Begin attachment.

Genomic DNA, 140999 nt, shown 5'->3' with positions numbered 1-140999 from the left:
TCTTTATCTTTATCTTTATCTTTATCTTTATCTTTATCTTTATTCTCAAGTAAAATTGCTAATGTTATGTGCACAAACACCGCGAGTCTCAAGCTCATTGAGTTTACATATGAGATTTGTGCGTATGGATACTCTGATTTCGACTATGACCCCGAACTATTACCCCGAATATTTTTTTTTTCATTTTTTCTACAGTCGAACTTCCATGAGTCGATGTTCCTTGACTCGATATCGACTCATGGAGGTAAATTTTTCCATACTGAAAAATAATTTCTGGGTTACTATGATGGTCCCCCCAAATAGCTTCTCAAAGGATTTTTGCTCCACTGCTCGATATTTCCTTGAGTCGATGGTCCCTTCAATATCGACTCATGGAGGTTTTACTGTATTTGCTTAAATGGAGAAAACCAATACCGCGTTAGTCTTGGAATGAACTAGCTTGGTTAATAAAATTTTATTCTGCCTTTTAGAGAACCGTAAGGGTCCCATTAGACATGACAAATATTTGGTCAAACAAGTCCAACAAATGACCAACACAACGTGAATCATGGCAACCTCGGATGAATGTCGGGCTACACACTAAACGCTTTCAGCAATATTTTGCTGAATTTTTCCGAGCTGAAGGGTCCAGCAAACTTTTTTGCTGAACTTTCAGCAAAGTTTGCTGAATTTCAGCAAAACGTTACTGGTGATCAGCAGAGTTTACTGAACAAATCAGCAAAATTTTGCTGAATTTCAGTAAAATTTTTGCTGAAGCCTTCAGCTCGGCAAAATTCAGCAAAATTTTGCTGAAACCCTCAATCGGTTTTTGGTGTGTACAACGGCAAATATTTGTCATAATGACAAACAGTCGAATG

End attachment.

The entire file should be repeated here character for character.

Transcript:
Genomic DNA, 140999 nt, shown 5'->3' with positions numbered 1-140999 from the left:
TCTTTATCTTTATCTTTATCTTTATCTTTATCTTTATCTTTATTCTCAAGTAAAATTGCTAATGTTATGTGCACAAACACCGCGAGTCTCAAGCTCATTGAGTTTACATATGAGATTTGTGCGTATGGATACTCTGATTTCGACTATGACCCCGAACTATTACCCCGAATATTTTTTTTTTCATTTTTTCTACAGTCGAACTTCCATGAGTCGATGTTCCTTGACTCGATATCGACTCATGGAGGTAAATTTTTCCATACTGAAAAATAATTTCTGGGTTACTATGATGGTCCCCCCAAATAGCTTCTCAAAGGATTTTTGCTCCACTGCTCGATATTTCCTTGAGTCGATGGTCCCTTCAATATCGACTCATGGAGGTTTTACTGTATTTGCTTAAATGGAGAAAACCAATACCGCGTTAGTCTTGGAATGAACTAGCTTGGTTAATAAAATTTTATTCTGCCTTTTAGAGAACCGTAAGGGTCCCATTAGACATGACAAATATTTGGTCAAACAAGTCCAACAAATGACCAACACAACGTGAATCATGGCAACCTCGGATGAATGTCGGGCTACACACTAAACGCTTTCAGCAATATTTTGCTGAATTTTTCCGAGCTGAAGGGTCCAGCAAACTTTTTTGCTGAACTTTCAGCAAAGTTTGCTGAATTTCAGCAAAACGTTACTGGTGATCAGCAGAGTTTACTGAACAAATCAGCAAAATTTTGCTGAATTTCAGTAAAATTTTTGCTGAAGCCTTCAGCTCGGCAAAATTCAGCAAAATTTTGCTGAAACCCTCAATCGGTTTTTGGTGTGTACAACGGCAAATATTTGTCATAATGACAAACAGTCGAATG